I have been thinking a lot about this as I look at pictures of this week's suicide bomber.  All I can see is an insecure youth.  Someone with body language that suggests he really doesn't fit in or feel at home with himself.  Someone on the edge of a group of friends, unable to pose with confidence like them, someone lacking the necessary social skills to feel quite at home in his tribe, someone desperate for an identity of his own.

You see, I'm not convinced that "radicalisation" is a major factor in turning someone into a suicide bomber.  I think identity is a far more important factor; something we choose to cultivate because it makes us feel better, it makes use feel excited to be us, we can perceive ourselves as a hero because we are forging an identity where others will see us as a hero. And so much the better if our identity is dangerous and is under threat, if it pits our identity against somebody else's conflicting identity.

And all the time society is escalating the identity crisis. Making us choose tribes. Making us forge meaning out of image. Making us all different but in such a shallow way.  We are losing the ability to look deeper into each other's souls because we are avidly trying to pigeon hole the other, place them in a tribe, make them different and judge them to be good or bad depending on which box we've stuck them in.

It is supply and demand.  If the teenage girls didn't have so much spending power to forge their identities and fantasy worlds, if they could find something beyond trying to cultivate an identity, they'd flourish and their culture of fakery, sexualisation, manipulation and promiscuity would lessen.  Could something similar be said for wannabe suicide bombers?  I think so.  But there is serious money invested in supporting and nurturing the whole teenage girl thing and it will not go away. And the same can be said for terrorism.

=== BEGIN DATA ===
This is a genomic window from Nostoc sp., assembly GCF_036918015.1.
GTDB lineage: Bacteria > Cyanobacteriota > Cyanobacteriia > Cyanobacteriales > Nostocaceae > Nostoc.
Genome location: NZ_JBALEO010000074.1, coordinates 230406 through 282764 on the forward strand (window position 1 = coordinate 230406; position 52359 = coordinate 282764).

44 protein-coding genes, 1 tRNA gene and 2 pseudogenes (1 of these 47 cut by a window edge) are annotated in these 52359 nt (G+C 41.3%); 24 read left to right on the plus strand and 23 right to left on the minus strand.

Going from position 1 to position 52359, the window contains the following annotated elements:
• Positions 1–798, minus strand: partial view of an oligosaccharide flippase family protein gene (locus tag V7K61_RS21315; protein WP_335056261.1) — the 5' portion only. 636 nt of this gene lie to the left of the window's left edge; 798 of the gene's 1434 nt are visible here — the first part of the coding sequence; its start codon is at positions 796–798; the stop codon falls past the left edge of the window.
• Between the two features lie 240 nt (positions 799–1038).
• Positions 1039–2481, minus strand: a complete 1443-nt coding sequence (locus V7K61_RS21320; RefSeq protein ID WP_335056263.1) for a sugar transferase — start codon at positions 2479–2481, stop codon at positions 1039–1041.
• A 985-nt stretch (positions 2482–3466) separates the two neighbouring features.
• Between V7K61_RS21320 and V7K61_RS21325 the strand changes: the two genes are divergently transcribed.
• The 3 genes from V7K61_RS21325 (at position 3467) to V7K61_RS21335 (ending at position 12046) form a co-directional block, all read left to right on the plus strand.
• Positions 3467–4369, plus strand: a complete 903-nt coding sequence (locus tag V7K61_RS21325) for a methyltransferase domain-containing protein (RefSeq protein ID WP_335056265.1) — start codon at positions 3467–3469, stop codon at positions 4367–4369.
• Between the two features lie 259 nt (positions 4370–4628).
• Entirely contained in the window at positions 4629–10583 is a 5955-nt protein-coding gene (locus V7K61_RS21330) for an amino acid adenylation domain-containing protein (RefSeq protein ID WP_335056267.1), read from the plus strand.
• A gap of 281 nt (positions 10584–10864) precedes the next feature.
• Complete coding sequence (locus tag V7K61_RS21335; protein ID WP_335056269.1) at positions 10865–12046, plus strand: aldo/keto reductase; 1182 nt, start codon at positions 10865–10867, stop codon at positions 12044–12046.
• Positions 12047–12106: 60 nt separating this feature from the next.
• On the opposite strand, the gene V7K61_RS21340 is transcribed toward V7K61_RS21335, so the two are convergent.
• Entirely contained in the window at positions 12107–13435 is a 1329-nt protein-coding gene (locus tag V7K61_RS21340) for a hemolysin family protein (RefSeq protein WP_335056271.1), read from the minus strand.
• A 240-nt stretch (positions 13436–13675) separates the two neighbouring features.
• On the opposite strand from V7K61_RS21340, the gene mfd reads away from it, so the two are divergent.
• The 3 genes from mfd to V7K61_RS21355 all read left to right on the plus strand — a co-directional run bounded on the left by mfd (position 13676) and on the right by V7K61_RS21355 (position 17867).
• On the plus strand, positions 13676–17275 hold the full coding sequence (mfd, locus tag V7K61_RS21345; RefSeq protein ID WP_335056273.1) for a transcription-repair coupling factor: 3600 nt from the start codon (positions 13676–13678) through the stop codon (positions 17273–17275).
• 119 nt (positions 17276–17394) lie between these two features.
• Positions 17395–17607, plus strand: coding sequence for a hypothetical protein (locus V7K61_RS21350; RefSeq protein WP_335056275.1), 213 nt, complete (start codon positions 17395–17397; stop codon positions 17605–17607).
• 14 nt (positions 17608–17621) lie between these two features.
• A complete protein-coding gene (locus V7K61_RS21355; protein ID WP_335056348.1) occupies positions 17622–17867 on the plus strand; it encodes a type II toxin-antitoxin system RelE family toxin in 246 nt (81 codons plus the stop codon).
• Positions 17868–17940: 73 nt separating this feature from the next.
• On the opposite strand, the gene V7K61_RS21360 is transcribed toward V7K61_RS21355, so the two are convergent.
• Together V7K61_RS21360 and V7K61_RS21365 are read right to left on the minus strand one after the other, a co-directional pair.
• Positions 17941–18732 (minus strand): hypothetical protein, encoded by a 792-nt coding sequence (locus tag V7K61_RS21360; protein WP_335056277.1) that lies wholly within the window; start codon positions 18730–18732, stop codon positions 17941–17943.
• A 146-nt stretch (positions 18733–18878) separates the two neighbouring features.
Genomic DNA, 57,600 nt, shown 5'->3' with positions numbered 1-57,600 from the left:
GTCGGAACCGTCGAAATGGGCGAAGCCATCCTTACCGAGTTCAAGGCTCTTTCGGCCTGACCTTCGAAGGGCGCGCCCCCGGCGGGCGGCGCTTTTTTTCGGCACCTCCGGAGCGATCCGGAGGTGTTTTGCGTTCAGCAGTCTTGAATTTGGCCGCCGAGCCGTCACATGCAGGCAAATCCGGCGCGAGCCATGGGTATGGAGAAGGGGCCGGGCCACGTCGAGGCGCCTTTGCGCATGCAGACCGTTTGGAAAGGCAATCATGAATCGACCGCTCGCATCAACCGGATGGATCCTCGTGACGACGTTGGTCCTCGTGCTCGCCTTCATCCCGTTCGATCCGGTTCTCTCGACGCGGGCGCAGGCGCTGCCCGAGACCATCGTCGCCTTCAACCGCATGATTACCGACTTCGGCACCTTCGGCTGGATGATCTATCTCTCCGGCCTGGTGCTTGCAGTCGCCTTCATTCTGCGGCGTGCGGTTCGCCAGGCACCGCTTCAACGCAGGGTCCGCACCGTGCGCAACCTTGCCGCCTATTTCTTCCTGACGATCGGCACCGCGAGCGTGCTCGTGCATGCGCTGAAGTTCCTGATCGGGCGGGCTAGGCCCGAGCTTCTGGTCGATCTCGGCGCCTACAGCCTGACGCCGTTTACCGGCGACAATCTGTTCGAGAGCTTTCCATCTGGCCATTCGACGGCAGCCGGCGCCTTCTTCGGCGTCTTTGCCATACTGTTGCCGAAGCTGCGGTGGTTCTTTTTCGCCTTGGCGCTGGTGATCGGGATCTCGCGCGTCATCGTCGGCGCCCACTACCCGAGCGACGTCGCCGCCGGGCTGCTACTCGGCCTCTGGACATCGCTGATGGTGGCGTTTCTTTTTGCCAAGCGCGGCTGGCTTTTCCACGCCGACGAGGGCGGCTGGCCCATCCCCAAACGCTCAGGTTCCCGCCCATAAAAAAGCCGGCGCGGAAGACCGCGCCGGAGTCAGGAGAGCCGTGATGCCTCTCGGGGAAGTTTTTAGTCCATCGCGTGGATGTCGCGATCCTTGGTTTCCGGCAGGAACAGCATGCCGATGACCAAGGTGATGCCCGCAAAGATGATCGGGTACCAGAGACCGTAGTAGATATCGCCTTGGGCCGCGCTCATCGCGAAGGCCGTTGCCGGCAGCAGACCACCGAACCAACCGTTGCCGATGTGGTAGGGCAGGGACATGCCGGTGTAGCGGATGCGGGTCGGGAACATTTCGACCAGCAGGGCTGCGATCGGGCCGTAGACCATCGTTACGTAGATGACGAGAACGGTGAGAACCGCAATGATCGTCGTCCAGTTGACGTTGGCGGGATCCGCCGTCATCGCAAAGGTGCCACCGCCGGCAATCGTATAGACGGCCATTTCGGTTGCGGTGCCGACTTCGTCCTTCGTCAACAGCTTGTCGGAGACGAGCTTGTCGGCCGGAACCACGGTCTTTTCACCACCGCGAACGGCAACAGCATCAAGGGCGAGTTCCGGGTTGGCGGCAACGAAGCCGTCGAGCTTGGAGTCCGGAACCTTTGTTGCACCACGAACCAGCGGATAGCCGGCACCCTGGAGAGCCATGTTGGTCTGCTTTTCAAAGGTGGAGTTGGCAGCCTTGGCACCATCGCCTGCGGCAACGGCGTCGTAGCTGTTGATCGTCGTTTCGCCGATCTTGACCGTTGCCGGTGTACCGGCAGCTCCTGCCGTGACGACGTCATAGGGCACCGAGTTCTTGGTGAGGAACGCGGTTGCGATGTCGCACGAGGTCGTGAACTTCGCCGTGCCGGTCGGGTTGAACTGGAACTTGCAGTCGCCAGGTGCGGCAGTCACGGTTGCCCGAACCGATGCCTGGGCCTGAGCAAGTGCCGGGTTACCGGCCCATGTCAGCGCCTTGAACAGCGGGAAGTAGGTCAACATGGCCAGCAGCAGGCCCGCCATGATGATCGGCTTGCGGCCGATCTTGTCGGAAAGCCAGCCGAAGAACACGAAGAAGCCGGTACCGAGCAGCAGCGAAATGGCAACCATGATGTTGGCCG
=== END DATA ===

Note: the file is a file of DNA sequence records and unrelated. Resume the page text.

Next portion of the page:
Mr Benn: he could change his identity whenever he wanted, just a short walk down Festive Rd and a visit to a very strange shop.

Monday, 22 May 2017

something to chew on

I'm a bit of a novice at attending the Greek-Catholic Liturgy, but I find it a profoundly moving and indeed draining experience.  As yet I have not received the Eucharist.  I am not yet ready for that.  Indeed receiving the "antidoron" after the Liturgy has such incredible significance that approaching Communion seems beyond me.  For those who don't know; several loaves of leavened bread are baked, one is chosen to be the Lamb, the rest remain on the altar, are blessed and returned to the congregation in chunks.  Some take it home to break the night fast with, the rest is consumed there and then at the end of the Liturgy.  The precept is to attend, not to receive each and every Sunday.

Chewing the antidoron I'm meditating about service in the country where I will be living; my service to the people there and God's acceptance of that service and His working of that relationship within me.  I will receive Him one day, beyond the the profound spiritual communion that is already taking place during the rite, I just don't know when. The antidoron seems to be a blessing on the future.  When the future life becomes the present, then it makes more sense to Communicate.

I was at the Greek-Catholic rite yesterday, before the anniversary of the night when one of my "holy helpers", King Henry VI was murdered and the day before the feast of my Patron, St Rita.  22nd May has a significance for me; it is about beginnings and ends and death and stuff though it isn't morose or dark in the slightest.